Video: Ben Carson Decries College Campus Protests

Republican presidential candidate Ben Carson was critical of campus protesters in a recent interview. Darren Hauck/REUTERS

This is the sort of thing that gets Ben Carson, Republican presidential front-runner and anti-PC warrior, all riled up.

Over the last several days, college students at the University of Missouri have drawn national attention for forcing out their president, Tim Wolfe, with a series of protests over his response to allegations of racism on campus. Concurrently, students at Yale University have clashed with faculty and held a "march of resilience" over frustration with a residential adviser's reply to an administrative email discouraging students from wearing offensive Halloween costumes.

Carson, a Yale graduate himself, told Fox News's Megyn Kelly that the country is becoming too "tolerant…[by] accepting infantile behavior." It wasn't clear what behavior he was referencing. Although Kelly had asked him a question about University of Missouri students, who she said are now calling law enforcement as a response to offensive language, but most of their conversation focused on Yale.

At Carson's alma mater, a video recently surfaced showing students in a shouting match with the master of one of Yale's residential colleges. His spouse, also a Yale faculty member, had written an email in response to the university president's Halloween letter in which she praised free speech and lamented the effort to regulate Halloween costumes.

Trigger warning: The video below contains the word "fuck."

As Newsweek detailed in its profile of Carson last week, the former neurosurgeon, long considered a role model in the African-American community, has a do-it-yourself attitude toward minority issues, espousing a message of self-reliance. He has framed his presidential campaign in large part as a reaction to political correctness, which he decries in every stump speech.

"It's not a debate," Carson said. "The two sides need to sit down and have an open discussion," rather than demonizing each other. "This is just raw emotion."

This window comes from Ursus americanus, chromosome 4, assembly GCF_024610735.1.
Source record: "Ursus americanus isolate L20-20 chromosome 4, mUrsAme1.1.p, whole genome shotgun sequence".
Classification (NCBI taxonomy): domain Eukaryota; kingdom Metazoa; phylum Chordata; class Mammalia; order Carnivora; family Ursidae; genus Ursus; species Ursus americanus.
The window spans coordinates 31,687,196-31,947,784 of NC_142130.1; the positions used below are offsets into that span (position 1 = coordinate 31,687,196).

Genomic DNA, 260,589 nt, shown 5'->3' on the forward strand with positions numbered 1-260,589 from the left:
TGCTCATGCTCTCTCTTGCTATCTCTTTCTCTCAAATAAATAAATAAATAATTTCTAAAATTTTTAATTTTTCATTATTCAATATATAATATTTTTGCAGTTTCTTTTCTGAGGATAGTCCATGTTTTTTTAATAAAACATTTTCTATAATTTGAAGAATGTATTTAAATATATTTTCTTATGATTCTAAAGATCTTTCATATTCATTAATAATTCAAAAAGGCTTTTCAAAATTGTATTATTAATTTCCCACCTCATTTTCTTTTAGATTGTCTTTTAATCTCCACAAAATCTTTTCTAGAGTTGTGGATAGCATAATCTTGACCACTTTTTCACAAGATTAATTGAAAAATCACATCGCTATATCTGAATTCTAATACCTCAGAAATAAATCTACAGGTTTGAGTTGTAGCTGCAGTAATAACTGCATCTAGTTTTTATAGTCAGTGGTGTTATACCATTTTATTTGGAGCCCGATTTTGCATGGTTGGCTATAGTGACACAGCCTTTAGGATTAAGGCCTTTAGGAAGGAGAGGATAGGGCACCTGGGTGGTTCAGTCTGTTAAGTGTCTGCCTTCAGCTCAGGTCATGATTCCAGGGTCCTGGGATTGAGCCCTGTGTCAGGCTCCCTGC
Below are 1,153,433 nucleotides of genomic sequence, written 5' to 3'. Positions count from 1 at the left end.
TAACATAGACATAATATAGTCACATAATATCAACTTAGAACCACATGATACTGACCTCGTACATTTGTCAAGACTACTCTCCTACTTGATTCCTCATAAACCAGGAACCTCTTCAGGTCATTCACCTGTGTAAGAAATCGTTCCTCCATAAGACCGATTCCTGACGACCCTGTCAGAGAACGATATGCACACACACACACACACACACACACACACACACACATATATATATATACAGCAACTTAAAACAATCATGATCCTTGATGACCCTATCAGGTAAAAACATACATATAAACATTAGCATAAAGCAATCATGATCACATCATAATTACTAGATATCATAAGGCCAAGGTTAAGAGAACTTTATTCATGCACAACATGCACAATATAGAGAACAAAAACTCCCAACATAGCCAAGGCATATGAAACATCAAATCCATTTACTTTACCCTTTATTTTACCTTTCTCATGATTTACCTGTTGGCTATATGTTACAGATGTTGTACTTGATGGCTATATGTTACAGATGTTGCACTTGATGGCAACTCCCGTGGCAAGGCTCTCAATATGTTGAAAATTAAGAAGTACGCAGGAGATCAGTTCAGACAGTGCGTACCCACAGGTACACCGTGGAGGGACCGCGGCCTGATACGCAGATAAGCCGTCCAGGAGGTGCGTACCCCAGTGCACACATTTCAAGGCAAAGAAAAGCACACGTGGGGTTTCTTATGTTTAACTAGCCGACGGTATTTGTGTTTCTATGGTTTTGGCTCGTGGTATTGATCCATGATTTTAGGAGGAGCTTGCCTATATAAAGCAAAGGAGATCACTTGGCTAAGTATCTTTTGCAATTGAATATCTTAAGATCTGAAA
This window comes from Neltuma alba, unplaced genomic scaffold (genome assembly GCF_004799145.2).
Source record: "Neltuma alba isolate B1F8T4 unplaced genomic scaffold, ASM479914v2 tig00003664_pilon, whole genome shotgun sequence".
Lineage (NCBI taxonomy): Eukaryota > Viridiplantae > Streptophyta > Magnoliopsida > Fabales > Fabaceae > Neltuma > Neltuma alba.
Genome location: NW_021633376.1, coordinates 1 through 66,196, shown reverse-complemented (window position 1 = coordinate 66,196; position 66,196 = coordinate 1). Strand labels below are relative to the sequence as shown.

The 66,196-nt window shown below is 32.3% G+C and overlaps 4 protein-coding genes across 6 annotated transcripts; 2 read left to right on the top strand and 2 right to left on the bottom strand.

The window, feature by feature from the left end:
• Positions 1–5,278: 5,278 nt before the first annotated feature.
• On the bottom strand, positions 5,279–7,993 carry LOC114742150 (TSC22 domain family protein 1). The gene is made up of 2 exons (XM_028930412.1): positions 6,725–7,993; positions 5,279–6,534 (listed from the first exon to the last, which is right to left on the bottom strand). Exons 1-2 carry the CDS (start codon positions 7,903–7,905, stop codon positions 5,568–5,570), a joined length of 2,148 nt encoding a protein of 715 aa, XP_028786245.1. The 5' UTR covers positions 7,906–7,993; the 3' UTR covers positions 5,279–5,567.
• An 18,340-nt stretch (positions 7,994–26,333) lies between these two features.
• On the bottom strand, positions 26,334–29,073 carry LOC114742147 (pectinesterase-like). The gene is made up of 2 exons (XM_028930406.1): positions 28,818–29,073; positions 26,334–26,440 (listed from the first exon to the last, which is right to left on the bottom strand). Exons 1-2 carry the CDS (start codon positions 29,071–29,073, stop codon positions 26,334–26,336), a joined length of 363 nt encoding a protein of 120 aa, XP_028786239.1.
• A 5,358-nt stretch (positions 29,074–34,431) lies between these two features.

The situation at the University of Missouri is more extreme. Whereas Yale's president visited with protesting students, Tim Wolfe was so disliked that one graduate went on a hunger strike until he resigned. As Newsweek reported Wednesday, threats of violence at Mizzou on social media led to the arrest of a 19-year-old man this week.

The former neurosurgeon urged calm on Fox, but he went a step further than citing "raw emotion." "People are being manipulated," he said, "by outside forces who wish to create disturbances." In past interviews, Carson has pointed the finger at "secular progressive" liberals (including President Barack Obama), accusing them of aggravating racial tensions by promoting certain groups' rights at the expense of others.

Kelly and Carson were mostly in agreement that the argument is about free speech versus censorship (in the Yale case, speech would be a Halloween costume). Student protesters have framed the issue as a case of oppression of marginalized groups.

Carson said the climate was very different when he went to Yale (he graduated in 1973). Many journalists—who tend to lean toward the "free speech" angle, giving them rare common cause with a candidate who has condemned the "biased media"—have compared current campus events to the late 1960s. Back then, the observation inevitably runs, it was the administration trying to quell students' disruptive speech, such as protesting the Vietnam War. Now students are trying to check the adults' offensive speech. And now students, instead of protesting against the administration, are demanding they regulate campus life with a heavier hand.

In party terms, the issue is less black and white than Carson implied. Barack Obama, the supposed figurehead of the liberal "secular progressive" movement, recently said he doesn't think college students "need to be coddled," which isn't that far off from Kelly's central message: Buck up, kids.

Other candidates weighed in on the issue early Thursday morning. Chris Christie, speaking at an event in Iowa, said Obama has allowed a culture of "lawlessness" to proliferate across the country. Speaking to Fox News, Donald Trump called Wolfe "weak" for resigning.